Maintenance of Linux kernel 2.6.32 is slowing down
Greg Kroah-Hartman has released Linux kernel 188.8.131.52 and, at the same time, announced that he will no longer maintain the kernel version 2.6.32, which was originally introduced in December 2009. He had previously announced his plans in the last few months but had not given an exact date. Kroah-Hartman strongly recommends that those using 2.6.32 kernels switch to Linux 3.0, which he will continue to maintain as a longterm kernel until at least late summer 2013.
Maintenance of the 2.6.32 kernel will not completely stop, however, but will continue in an "extended-longterm" model, as Kroah-Hartman calls it. Willy Tarreau, who is already maintaining Linux 2.4 and 2.6.27, will now also take over version 2.6.32. He explained that new kernel versions based on Linux 2.6.32 will now appear much less often, as is already the case for the Linux 2.6.27 series, which was just recently updated for the first time in nine months.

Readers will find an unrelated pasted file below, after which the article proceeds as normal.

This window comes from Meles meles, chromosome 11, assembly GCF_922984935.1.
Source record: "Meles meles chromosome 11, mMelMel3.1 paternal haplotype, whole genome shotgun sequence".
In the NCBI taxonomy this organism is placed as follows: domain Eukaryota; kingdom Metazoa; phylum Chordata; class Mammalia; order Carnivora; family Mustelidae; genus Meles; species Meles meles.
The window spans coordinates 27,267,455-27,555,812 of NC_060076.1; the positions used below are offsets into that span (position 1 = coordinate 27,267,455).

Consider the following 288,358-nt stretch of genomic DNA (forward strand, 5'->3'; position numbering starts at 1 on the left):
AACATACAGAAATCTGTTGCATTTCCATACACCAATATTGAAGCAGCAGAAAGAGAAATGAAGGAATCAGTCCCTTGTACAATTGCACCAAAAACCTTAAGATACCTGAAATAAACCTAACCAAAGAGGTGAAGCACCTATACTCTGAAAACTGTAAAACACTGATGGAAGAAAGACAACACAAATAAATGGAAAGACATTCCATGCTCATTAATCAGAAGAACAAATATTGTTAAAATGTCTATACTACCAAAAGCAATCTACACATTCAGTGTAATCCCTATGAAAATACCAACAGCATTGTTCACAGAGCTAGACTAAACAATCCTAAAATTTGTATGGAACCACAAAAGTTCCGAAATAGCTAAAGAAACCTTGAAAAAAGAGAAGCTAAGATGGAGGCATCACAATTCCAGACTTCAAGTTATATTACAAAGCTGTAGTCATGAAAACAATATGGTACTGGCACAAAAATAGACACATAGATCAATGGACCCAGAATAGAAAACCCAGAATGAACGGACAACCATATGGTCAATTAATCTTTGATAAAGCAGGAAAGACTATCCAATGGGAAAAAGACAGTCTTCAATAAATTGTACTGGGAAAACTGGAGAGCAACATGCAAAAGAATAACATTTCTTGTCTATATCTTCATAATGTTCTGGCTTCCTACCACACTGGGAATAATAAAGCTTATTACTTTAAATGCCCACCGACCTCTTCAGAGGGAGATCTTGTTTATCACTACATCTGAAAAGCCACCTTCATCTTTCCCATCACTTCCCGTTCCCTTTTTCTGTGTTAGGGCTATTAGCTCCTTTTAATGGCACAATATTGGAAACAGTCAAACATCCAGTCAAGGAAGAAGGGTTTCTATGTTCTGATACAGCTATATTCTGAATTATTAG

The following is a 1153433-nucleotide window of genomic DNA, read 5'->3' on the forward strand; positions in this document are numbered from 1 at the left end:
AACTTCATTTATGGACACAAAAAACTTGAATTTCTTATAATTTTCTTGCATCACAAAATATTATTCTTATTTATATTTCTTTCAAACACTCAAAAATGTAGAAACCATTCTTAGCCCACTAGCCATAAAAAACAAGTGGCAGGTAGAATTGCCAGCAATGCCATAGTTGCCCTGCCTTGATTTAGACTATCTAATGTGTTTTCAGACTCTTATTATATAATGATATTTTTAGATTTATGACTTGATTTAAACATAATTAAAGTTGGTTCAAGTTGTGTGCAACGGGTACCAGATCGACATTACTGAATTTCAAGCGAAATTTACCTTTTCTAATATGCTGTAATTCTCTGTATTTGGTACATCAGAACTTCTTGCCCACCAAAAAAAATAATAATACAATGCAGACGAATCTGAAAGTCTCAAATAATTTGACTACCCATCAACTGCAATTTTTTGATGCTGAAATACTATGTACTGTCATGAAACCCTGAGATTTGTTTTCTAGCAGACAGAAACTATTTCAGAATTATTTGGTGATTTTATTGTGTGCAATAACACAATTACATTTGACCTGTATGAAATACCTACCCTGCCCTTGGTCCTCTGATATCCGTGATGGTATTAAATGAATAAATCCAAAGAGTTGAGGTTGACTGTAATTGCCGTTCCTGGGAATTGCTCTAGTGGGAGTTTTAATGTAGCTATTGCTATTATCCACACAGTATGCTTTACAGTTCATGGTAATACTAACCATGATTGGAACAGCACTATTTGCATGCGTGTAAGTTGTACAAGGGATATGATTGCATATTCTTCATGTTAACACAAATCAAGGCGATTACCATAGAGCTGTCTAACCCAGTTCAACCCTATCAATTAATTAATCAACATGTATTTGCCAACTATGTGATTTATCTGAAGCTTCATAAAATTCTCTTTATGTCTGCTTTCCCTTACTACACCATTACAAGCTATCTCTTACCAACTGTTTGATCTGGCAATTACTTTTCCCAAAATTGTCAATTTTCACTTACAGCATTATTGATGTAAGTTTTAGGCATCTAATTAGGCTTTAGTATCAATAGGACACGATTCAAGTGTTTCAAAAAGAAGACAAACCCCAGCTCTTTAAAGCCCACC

Meanwhile, kernel 3.3 is close to being completed: Linus Torvalds announced in his e-mail about the sixth release candidate that 3.3-RC6 may be the last release candidate for Linux 3.3. The Kernel Log looks at some of the changes in this version in the third part of its "Coming in 3.3" series, recently published at The H: